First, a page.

Hamied: In November 2001, the WTO agreed on two things. One, every country can decide for itself what is a national crisis or national emergency. And two, every country has the right to grant compulsory licenses. In India, we have 80 million cardiac patients, 60 million with diabetes, and 50 million people who suffer from hepatitis B. We could have 35 million people infected with HIV by 2010. And one in three Indians has latent TB. Because of this, health care is a permanent crisis in India. It is not an emergency; it is a permanent crisis. So we need permanent compulsory licensing laws. Which means what? It means we respect patents. and we will pay royalties to the patent holders for all drugs. In India, with a population exceeding 1.2 billion, we simply cannot allow companies a monopoly.

WTO also declared 49 countries to be "least-developed countries." But they have no definition of what a least-developed country is. The UN looks at it as gross national product per capita. According to the UN, no country with a population exceeding 75 million can be classified as least developed. Can you believe that? Today, only six percent of Indians finish high school. India has only 0.4 to 0.5 percent of world trade, and by 2012 that may reach one percent. Ninety percent of the country is least developed. Just because ten percent is super-developed doesn't mean that India is a developed country. We are a continent, not a country.

TA Report: Why not have different rules for AIDS drugs and so-called "lifestyle drugs" like Viagra?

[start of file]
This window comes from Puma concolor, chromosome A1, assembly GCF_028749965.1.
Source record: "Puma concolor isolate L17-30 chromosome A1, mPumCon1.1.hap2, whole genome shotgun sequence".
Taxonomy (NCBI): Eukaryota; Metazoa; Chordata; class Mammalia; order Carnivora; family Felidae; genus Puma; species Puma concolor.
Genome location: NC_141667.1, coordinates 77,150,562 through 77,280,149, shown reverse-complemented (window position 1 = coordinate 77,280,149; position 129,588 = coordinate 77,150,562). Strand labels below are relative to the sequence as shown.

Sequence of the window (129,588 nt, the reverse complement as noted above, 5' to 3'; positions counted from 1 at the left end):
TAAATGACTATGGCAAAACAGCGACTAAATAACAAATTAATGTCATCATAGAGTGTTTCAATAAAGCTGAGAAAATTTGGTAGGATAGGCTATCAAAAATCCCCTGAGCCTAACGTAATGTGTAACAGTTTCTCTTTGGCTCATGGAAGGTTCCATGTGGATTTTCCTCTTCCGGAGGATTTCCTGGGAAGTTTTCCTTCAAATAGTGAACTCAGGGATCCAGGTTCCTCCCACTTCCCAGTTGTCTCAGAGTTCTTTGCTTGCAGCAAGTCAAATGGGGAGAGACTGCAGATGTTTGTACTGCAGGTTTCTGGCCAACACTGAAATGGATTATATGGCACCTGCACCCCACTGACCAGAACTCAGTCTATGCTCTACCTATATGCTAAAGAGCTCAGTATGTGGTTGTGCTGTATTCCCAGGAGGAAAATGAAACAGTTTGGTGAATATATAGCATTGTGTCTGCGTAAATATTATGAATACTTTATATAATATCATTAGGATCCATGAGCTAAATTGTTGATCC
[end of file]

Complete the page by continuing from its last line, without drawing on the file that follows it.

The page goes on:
Hamied: It's not about Viagra per se. It's what it costs to make a pill of Viagra and what price is being charged. Do you know what the price of a Viagra equivalent is in India today? About twelve cents per tablet, against $10 in Europe or the United States.

TA Report: The multinationals say that they are investing a significant amount of money in R&D to develop new, better HIV therapies. Why shouldn't they be able to profit from this?

Hamied: Much of their investment is not in really new types of drugs. For the really innovative, risky, conceptual research, they need to make a reasonable return and that needs to be protected. I agree with this, but 90 percent of all so-called pharmaceutical research is in "me too" drugs, and if there is a blockbuster, every effort goes into protecting it indefinitely.

TA Report: But should developing countries like Brazil and Thailand that are comparatively better off get what some might call a "free ride" in terms of these drugs?

Hamied: But many of the HIV drugs—AZT, d4T, 3TC—were not developed by the big companies. If you look at the world's top 50 drugs, more than half of them are not original products of the companies marketing them. They are all licensed. When it comes to diseases like HIV, we are willing to pay the inventors a royalty. I cannot accept a monopoly situation for these drugs in the context of a health crisis.

AZT was invented in 1963. It is covered under patent in the U.S. until 2005. Now it is used mainly in combination with lamivudine. Do you know when the combination patent of lamivudine with AZT expires? In 2017. Protection for 54 years—is that what intellectual property is all about? And then the companies sometimes go to court to extend the patent or to add new, extremely technical patents to extend their rights by way of analogues, enantiomorphs, newer polymorphs, or salts, etcetera.

TA Report:  What should governments in Asia be doing to provide greater access to HIV treatments?

Hamied: What has happened in the two years since Cipla first announced a price of $300 per year, per patient? Very little. WHO and UNAIDS haven't done much. Even MSF [Médecins Sans Frontières] and the big activists—what have they really done? One or two countries have acted, like Malawi, Senegal, Cameroon, Zambia, Nigeria, and maybe Namibia and Botswana, in their own limited way. By and large, very little has been done—unlike in Brazil.

TA Report: Three years from now, how many people in developing countries will be getting effective treatment for HIV?

Hamied: I would say one to three million people in developing countries worldwide. That's the upper extreme figure. And the could be 60 million people living with HIV by 2010, so only 5 percent of that.

TA Report: Dr. Hamied, thank you for your time.